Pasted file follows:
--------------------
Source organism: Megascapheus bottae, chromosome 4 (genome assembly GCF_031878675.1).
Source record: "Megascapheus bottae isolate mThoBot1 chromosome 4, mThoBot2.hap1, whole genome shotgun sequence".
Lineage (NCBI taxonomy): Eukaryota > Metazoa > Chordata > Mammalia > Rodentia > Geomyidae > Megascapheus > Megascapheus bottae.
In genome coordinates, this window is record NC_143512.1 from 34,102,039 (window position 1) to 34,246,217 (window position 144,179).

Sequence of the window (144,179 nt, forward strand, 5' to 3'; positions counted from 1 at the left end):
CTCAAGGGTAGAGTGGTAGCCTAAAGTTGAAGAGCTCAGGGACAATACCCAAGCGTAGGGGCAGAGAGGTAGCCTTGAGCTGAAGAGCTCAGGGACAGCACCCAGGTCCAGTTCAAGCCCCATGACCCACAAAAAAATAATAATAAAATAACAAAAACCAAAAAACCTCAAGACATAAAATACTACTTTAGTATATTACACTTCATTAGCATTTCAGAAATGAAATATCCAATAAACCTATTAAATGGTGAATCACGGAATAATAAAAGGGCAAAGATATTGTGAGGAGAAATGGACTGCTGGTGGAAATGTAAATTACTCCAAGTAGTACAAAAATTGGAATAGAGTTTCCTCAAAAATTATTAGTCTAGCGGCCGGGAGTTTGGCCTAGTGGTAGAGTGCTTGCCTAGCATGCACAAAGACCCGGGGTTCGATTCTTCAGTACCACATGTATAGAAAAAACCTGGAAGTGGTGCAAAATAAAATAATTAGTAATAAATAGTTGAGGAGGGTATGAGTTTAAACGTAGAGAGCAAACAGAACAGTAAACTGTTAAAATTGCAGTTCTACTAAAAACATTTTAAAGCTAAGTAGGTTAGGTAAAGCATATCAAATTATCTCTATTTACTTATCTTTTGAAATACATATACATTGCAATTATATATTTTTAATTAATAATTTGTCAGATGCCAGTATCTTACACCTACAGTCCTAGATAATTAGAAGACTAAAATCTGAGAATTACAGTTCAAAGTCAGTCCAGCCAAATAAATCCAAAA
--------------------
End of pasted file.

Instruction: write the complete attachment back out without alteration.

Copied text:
Source organism: Megascapheus bottae, chromosome 4 (genome assembly GCF_031878675.1).
Source record: "Megascapheus bottae isolate mThoBot1 chromosome 4, mThoBot2.hap1, whole genome shotgun sequence".
Lineage (NCBI taxonomy): Eukaryota > Metazoa > Chordata > Mammalia > Rodentia > Geomyidae > Megascapheus > Megascapheus bottae.
In genome coordinates, this window is record NC_143512.1 from 34,102,039 (window position 1) to 34,246,217 (window position 144,179).

Sequence of the window (144,179 nt, forward strand, 5' to 3'; positions counted from 1 at the left end):
CTCAAGGGTAGAGTGGTAGCCTAAAGTTGAAGAGCTCAGGGACAATACCCAAGCGTAGGGGCAGAGAGGTAGCCTTGAGCTGAAGAGCTCAGGGACAGCACCCAGGTCCAGTTCAAGCCCCATGACCCACAAAAAAATAATAATAAAATAACAAAAACCAAAAAACCTCAAGACATAAAATACTACTTTAGTATATTACACTTCATTAGCATTTCAGAAATGAAATATCCAATAAACCTATTAAATGGTGAATCACGGAATAATAAAAGGGCAAAGATATTGTGAGGAGAAATGGACTGCTGGTGGAAATGTAAATTACTCCAAGTAGTACAAAAATTGGAATAGAGTTTCCTCAAAAATTATTAGTCTAGCGGCCGGGAGTTTGGCCTAGTGGTAGAGTGCTTGCCTAGCATGCACAAAGACCCGGGGTTCGATTCTTCAGTACCACATGTATAGAAAAAACCTGGAAGTGGTGCAAAATAAAATAATTAGTAATAAATAGTTGAGGAGGGTATGAGTTTAAACGTAGAGAGCAAACAGAACAGTAAACTGTTAAAATTGCAGTTCTACTAAAAACATTTTAAAGCTAAGTAGGTTAGGTAAAGCATATCAAATTATCTCTATTTACTTATCTTTTGAAATACATATACATTGCAATTATATATTTTTAATTAATAATTTGTCAGATGCCAGTATCTTACACCTACAGTCCTAGATAATTAGAAGACTAAAATCTGAGAATTACAGTTCAAAGTCAGTCCAGCCAAATAAATCCAAAA